A good time is had by all, and once everyone is gone, and Tsukasa and Nasa clean up in the kitchen, Nasa asks Tsukasa what she would have done if she’d won the video game contest. Rather than tell him, she just does it: she leans in and kisses him.

Stating that she can do that whenever she wants, she responds “Sometimes, then…”, and the two shift a little bit closer to each other and lean on one another. They’re in an adorable state of true spousal bliss, brought on by the fact they were able to pull off one hell of a lively party—an indication of further growth in an otherwise slice-of-life episode. After all, entertaining isn’t just about having fun with friends, but showing yourselves off as a couple.

Rating: 4/5 Stars

TONIKAWA: Over the Moon For You – 10 – A Life of Firsts

This week we get four more cozy, sweet, heartwarming, adorable, feel-good slice-of-life segments with Nasa, Tsukasa, and the Arisugawas. Tonikawa has long since established itself as a wonderfully earnest crowd-pleasing show, and continues to not let me down!

Fry, Don’t Buy—Nasa and Tsukasa’s temporary new home was previously used to store all of Kaname and Aya’s dad’s “nerd crap”, but the couple is welcome to whatever useful items they find. The result is a thoroughly “old-fashioned” living space complete with huge CRT TV.

Tsukasa prepares tonkatsu for dinner, a favorite of mine, and Nasa is again shocked and impressed by his wife’s culinary skill. Nasa’s a super-utilitarian person, and was raised with rice cookers and a “buy-not-fry” mentality, but Tsukasa shows him the rewards of an honestly home-cooked meal. Nasa, in turn, feeds Tsukasa some delicious melon for dessert.

A Model Home—A favorable update to their living sitch, his landlord is rebuilding and they’re welcome to move back in with the same rent and no deposit. They even arranged a model room for Nasa and Tsukasa to inspect before making a decision, and they are surprised to find it’s an ultra-luxurious apartment with a bird’s-eye-view of the city.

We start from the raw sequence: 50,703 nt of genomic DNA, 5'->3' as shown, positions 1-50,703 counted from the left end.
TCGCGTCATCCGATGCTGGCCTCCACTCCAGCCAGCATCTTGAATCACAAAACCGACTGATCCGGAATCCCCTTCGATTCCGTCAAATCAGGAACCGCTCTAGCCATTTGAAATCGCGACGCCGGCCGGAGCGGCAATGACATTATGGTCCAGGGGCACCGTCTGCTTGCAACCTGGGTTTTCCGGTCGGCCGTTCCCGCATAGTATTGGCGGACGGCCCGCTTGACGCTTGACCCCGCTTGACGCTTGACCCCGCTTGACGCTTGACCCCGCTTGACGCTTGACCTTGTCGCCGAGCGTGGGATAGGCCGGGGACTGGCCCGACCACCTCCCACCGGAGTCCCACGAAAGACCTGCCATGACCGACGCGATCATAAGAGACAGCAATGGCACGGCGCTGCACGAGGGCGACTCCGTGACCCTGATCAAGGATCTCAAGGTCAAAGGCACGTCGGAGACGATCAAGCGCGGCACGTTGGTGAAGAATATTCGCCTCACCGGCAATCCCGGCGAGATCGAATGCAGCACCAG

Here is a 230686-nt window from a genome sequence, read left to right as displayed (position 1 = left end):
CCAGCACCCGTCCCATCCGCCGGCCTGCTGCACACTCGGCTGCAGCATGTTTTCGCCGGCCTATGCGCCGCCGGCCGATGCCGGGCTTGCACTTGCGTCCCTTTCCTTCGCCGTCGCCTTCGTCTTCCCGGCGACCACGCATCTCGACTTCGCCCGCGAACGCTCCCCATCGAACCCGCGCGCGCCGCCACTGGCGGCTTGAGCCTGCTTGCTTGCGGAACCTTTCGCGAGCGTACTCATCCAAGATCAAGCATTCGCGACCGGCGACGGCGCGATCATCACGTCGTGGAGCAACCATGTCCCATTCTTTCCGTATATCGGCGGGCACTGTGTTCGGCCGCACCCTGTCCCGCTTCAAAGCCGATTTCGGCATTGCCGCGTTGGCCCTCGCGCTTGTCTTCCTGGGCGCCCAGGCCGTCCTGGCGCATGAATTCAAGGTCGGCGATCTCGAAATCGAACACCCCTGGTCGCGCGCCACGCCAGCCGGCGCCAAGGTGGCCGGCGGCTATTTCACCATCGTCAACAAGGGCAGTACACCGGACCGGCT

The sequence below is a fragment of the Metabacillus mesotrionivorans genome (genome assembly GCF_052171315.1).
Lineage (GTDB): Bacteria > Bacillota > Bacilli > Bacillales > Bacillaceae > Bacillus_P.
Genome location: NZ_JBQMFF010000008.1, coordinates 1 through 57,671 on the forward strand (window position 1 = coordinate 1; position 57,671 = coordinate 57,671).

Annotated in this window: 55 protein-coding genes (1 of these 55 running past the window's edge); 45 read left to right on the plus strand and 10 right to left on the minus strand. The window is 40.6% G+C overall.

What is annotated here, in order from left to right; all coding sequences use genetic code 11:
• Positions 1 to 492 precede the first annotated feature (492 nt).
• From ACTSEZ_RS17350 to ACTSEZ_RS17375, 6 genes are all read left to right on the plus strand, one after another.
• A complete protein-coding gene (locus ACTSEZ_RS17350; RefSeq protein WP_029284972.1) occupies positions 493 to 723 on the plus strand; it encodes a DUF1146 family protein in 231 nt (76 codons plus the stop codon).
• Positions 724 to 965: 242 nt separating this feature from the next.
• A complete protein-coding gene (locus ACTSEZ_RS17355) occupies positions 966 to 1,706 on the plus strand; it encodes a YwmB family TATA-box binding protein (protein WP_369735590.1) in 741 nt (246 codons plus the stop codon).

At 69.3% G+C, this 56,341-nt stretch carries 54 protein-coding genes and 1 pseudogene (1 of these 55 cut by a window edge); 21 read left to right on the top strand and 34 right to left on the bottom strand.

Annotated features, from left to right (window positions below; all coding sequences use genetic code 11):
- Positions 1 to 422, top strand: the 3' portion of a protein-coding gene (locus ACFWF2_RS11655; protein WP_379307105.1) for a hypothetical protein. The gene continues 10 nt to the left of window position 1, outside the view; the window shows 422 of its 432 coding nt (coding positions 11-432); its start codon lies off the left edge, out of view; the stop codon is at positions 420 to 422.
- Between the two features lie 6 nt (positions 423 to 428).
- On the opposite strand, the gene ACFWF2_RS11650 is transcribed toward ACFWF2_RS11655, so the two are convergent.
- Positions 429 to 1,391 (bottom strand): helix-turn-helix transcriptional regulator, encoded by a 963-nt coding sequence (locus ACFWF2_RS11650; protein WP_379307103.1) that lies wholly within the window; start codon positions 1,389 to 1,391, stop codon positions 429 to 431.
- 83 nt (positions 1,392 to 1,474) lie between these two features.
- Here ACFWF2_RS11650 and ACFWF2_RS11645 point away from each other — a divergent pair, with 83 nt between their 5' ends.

Tsukasa sits in the huge bathtub with a view and the two get red-cheeked over the prospect of sharing a big bed together, but in the back of their heads they’re always wondering if this was really meant to be the model room for them to look at. Turns out it isn’t—their landlord made an error—but the couple isn’t disheartened. Big or small, new or old, home for Tsukasa will be wherever Nasa is. He feels the same way.

Helping out at the Bath—Kaname opens this segment, going over her morning routine of getting up at 5:30 to clean and prepare the bath for customers before heading to school. Tsukasa offers her services as thanks for her continuing kindness and hospitality, and shows she’s just as highly competent at cleaning as cooking.

In cleaning the entire men’s side of the baths, Tsukasa comes to admire Kaname for the hard work she does every day. Kaname comes to understand why Nasa loves her, and they adopt informal nicknames and by morning’s end are officially friends. Aya, on the other hand, laments the prospect of being shunted off to a spin-off.

An Evening Stroll—After Nasa declares after thorough mathematical analysis that his favorite food is curry, he and Tsukasa head to the store to buy some curry powder and decide to make an evening stroll of it. A cheeky Kaname and Aya’s mom tells Nasa about a nice quiet secluded park where he can make out with Tsukasa, adding some spice to their marriage after buying spice.